The Emperor (Ian McDiarmid) has returned from the dead, and has drawn Kylo Ren (Adam Driver) to him with the promise of total control of the galaxy and a massive fleet hidden away if he will destroy Rey (Daisy Ridley). With the help of Finn, Poe and General Leia Organa (John Boyega, Oscar Isaac and Carrie Fisher), Rey must face Kylo Ren and destroy the Emperor's hidden fleet before it's too late...

 

It's hard to know precisely how 'The Rise of Skywalker' would have been different had certain things not happened. Namely, the massive backlash to Rian Johnson's 'The Last Jedi' and the passing of Carrie Fisher before production began. While one issue was addressed by using unused footage from 'The Force Awakens', the other was tackled by numerous writers - including Colin Trevorrow, Jack Thorne, Chris Terrio, as well as JJ Abrams himself.

The result? For the most part, 'The Rise of Skywalker' works as a testament to how familiarity can be both a comfort and hindrance. You're never more than five or ten minutes away in the movie from a knowing glance to the original trilogy, or an acknowledgement of 'The Last Jedi' and how this story is attempting to counteract and correct it. What you have, really at the core of all of it, is an attempt to blend two very different stories and ideologies together and heal the rift that's come about in the audience.

You could very easily argue that this is cowardice on Abrams' part, and that instead of embracing the bold strides Rian Johnson took in 'The Last Jedi', he's going back to what he knows will work for the audience. That's no bad thing, because let's face it, this is a blockbuster franchise. It's supposed to be aimed at as many people as possible for the widest possible appeal. In the end, there's just no pleasing some people, and 'The Rise of Skywalker' is surely going to split audiences down the middle once again.

Daisy Ridley, Oscar Isaac and John Boyega all put their best foot forward with what they've got, but they never really get a chance to shine when new characters are fired in on top of them with almost reckless abandon. Keri Russell's helmeted gunslinger, Zori Bliss, really only has a couple of scenes while Richard E. Grant acts as an accompaniment to Domhnall Gleeson's sniveling General Hux rather than anything else. Ian McDiarmid chews the scenery as the Emperor, while Billy Dee Williams laughs, smiles and chuckles his way through with ease. Adam Driver gets the big emotional moment in the movie and handles it well, but you get the sense that he's given all he can with the role and is instead content to give a physical performance instead.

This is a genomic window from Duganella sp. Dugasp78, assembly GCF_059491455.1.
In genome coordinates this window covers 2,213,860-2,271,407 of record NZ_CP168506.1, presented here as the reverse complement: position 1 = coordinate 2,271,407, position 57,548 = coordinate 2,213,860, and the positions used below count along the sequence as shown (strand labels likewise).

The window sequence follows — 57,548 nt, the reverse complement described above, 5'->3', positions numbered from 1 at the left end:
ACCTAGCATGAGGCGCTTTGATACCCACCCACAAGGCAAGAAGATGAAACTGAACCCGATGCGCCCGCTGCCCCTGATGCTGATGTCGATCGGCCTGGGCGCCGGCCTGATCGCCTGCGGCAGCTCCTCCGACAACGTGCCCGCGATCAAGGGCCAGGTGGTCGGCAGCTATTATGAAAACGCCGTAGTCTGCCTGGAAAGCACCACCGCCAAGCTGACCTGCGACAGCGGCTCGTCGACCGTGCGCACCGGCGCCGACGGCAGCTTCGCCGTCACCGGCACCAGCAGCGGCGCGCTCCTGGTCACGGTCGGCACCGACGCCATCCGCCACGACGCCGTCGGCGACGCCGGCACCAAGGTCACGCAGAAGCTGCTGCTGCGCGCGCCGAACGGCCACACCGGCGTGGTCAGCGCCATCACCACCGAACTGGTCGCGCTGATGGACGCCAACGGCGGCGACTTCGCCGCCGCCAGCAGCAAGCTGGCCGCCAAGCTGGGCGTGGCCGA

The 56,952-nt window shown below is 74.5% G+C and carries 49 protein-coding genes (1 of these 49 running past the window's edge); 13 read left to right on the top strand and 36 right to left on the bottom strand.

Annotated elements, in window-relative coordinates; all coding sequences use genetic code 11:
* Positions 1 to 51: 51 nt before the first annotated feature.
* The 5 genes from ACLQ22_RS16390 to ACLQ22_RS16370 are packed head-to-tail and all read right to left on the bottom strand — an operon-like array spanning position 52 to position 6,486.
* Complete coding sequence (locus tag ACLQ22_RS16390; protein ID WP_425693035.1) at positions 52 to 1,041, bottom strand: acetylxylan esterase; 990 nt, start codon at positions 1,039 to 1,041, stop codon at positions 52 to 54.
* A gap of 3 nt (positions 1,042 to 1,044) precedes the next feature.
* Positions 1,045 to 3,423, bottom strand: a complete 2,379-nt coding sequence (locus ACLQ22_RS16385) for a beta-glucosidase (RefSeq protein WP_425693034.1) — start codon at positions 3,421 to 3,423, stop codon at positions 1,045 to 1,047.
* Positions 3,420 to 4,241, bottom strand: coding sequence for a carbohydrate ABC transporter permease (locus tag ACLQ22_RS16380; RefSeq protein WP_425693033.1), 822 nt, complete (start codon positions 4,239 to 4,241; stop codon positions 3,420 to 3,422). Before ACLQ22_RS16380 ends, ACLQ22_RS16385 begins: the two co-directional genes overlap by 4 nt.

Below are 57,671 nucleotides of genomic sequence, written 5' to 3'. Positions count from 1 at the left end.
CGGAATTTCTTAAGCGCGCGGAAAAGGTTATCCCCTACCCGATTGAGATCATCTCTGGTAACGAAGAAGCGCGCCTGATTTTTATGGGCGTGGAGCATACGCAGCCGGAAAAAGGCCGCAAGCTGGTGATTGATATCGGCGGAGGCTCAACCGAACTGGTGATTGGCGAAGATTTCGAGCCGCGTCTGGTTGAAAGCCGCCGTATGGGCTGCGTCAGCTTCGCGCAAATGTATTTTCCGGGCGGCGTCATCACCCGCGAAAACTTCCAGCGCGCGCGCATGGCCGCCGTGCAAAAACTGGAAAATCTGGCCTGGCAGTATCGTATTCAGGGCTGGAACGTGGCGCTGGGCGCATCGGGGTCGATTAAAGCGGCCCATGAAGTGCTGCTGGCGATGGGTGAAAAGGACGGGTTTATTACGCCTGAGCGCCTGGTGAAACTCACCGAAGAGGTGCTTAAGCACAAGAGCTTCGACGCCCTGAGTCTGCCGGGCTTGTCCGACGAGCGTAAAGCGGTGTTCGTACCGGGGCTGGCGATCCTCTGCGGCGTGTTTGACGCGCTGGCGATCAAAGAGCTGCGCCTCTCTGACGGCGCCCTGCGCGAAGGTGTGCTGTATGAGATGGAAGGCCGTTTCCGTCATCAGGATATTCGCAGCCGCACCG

In a sense, that's probably the best thing he could have done, considering just how action-packed 'The Rise of Skywalker' really is. There's not a minute wasted that isn't pushing the story onward, and the battle sequences littered throughout the movie are as pacy and exciting as you'd expect. While the trailers and teasers might have given a sense of what to expect from them, they're really only scratching the surface.

Like John Williams' score, 'The Rise of Skywalker' takes cues from all eight movies in the main saga and shuffles through them to produce something that's not even remotely original, but is still thrilling and compelling nonetheless. If you're indifferent to these kinds of movies and 'Star Wars' as a whole, there really is nothing here for you and the movie isn't trying to appeal to you. For those who embrace it, 'The Rise of Skywalker' is an earnest attempt to conclude a story that some never want to end.

Some people's earliest memories are going to see 'Star Wars' or 'The Phantom Menace' in a cinema, and 'The Rise of Skywalker' is a movie that tries to live up to that - and succeeds, for the most part.